US President Joe Biden will reportedly travel to Saudi Arabia this month as Washington seeks to bolster ties with Riyadh and lower petrol prices at home.
Mr Biden will meet Crown Prince Mohammed bin Salman during part of a previously scheduled trip to Israel and Europe, The New York Times reported on Thursday, citing officials speaking on condition of anonymity. Other outlets including The Associated Press and CNN also cited anonymous sources confirming the trip.
Though logistics of the president's trip — the first to an Arab state since he came to office last year — have yet to be finalised, he is also expected to meet senior officials from other countries in the Middle East.
A senior White House official did not confirm the visit but said any travel would focus on advancing US interests, noting that some “are interwoven with Saudi Arabia”.
The official described Riyadh as a “strategic partner of the United States for nearly 80 years”.
Mr Biden “views the Kingdom of Saudi Arabia as an important partner on a host of initiatives that we are working on both in the region and around the world”, the official told The National.
Plans for presidential travel to Saudi Arabia have been in the works for months and the subject of intense negotiations between the two capitals. Last week, senior White House official Brett McGurk visited Riyadh, following a trip by Saudi deputy defence minister Khalid bin Salman to Washington in mid-May.
The trip comes as the Biden administration continues to ramp up co-operation with Riyadh, including seeking an end to the war in Yemen.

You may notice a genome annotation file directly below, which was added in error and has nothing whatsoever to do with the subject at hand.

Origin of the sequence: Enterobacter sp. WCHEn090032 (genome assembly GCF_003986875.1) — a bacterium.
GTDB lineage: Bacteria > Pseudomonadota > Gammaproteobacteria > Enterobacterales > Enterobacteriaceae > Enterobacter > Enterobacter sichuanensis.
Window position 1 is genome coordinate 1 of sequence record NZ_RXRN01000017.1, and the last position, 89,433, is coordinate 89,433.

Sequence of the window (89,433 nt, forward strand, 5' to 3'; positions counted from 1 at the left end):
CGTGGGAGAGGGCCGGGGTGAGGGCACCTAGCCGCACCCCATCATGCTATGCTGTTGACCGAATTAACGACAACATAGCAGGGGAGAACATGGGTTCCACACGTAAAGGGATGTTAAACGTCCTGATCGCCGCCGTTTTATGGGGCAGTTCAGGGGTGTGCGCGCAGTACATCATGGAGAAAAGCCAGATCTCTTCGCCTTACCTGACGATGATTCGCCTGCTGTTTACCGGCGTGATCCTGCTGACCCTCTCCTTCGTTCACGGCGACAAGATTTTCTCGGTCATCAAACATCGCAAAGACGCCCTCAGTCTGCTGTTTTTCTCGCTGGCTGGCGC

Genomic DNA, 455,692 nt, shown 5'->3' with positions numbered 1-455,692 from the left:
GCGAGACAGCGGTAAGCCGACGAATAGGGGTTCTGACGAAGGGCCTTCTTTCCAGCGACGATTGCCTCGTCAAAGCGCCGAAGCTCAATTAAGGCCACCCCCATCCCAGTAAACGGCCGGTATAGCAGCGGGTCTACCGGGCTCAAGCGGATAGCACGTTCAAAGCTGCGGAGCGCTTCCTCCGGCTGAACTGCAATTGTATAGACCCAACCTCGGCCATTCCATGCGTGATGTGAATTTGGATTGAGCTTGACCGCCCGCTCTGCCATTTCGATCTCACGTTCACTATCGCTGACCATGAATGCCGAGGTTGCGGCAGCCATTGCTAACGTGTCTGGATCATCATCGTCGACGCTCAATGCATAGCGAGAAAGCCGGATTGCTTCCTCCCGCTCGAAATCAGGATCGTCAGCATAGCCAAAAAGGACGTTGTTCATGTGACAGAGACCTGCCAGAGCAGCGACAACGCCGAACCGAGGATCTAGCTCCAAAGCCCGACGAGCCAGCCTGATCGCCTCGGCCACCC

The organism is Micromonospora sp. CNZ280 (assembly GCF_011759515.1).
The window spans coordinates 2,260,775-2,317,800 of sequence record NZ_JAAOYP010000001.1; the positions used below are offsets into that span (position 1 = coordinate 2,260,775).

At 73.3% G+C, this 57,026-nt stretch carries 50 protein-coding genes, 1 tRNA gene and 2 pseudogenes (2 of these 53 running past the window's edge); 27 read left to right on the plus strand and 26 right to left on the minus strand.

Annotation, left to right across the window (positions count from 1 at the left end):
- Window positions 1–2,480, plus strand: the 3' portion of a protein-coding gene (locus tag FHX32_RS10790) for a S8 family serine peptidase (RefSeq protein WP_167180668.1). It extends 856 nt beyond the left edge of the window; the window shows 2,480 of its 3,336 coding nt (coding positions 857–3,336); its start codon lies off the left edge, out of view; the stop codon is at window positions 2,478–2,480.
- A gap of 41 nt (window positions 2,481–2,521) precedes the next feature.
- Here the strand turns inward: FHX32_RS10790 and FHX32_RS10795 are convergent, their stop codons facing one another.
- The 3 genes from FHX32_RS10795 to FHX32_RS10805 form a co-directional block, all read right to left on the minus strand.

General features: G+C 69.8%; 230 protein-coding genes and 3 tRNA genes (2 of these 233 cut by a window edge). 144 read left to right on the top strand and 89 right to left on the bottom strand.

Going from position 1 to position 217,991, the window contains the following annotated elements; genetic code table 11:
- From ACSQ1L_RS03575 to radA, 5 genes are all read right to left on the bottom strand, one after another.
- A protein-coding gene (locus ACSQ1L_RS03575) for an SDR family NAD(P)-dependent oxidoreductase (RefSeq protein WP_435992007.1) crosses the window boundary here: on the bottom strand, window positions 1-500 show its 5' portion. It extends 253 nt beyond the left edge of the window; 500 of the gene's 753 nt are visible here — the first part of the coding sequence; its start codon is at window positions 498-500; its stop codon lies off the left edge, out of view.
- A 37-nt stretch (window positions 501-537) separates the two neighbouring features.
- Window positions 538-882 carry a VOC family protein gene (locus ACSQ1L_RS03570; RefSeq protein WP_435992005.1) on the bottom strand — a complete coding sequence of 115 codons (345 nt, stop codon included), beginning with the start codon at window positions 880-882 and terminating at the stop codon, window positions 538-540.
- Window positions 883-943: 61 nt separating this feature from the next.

A UN-brokered truce between Yemen's warring parties was extended on Thursday and Mr Biden praised Saudi Arabia for its role.
“Saudi Arabia demonstrated courageous leadership by taking initiatives early on to endorse and implement terms of the UN-led truce,” Mr Biden said in a statement.
“The last two months in Yemen, thanks to the truce brokered in April, have been among the most peaceful periods since this terrible war began seven years ago.”
The US official reiterated Mr Biden’s commitment to support “Saudi Arabia in the defence of its territory from Iran and other threats”.
Karen Young, senior fellow and founding director of the Programme on Economics and Energy at the Middle East Institute, said Mr Biden’s visit is a “success story” for Saudi Arabia.
“It’s a real vindication for Saudi Arabia, for [Prince Mohammed],” Ms Young told The National.
For the past year and a half, US-Saudi tension increased over the killing of Saudi journalist Jamal Khashoggi and Riyadh's refusal to increase oil supplies.
During his campaign, Mr Biden vowed to make Saudi Arabia “a pariah”, but the rise in petrol prices due to Russia's invasion of Ukraine has forced a recalibration of the relationship.
Ms Young, who recently returned from a trip to Riyadh, said there is a sense of confidence that the kingdom's energy policies and economic transformation have paid off.
“They feel like they were correct, that they have made good choices on economic policy and on energy policy, and that the US is now recognising their value,” she said.
Ryan Bohl, a Middle East analyst with the Rane intelligence network, said the visit would mark a “substantial improvement in the personal ties between Saudi Arabia and the United States”.
But he warned of a changed dynamic and geopolitical divergences that will likely remain after the visit, such as Saudi relations with Russia and China.
“There is still a lot of life left in strategic co-operation in the relationship, but there's narrowing room of them returning to the close-knit alignment that we saw in the 1990s and 2000s,” Mr Bohl told The National.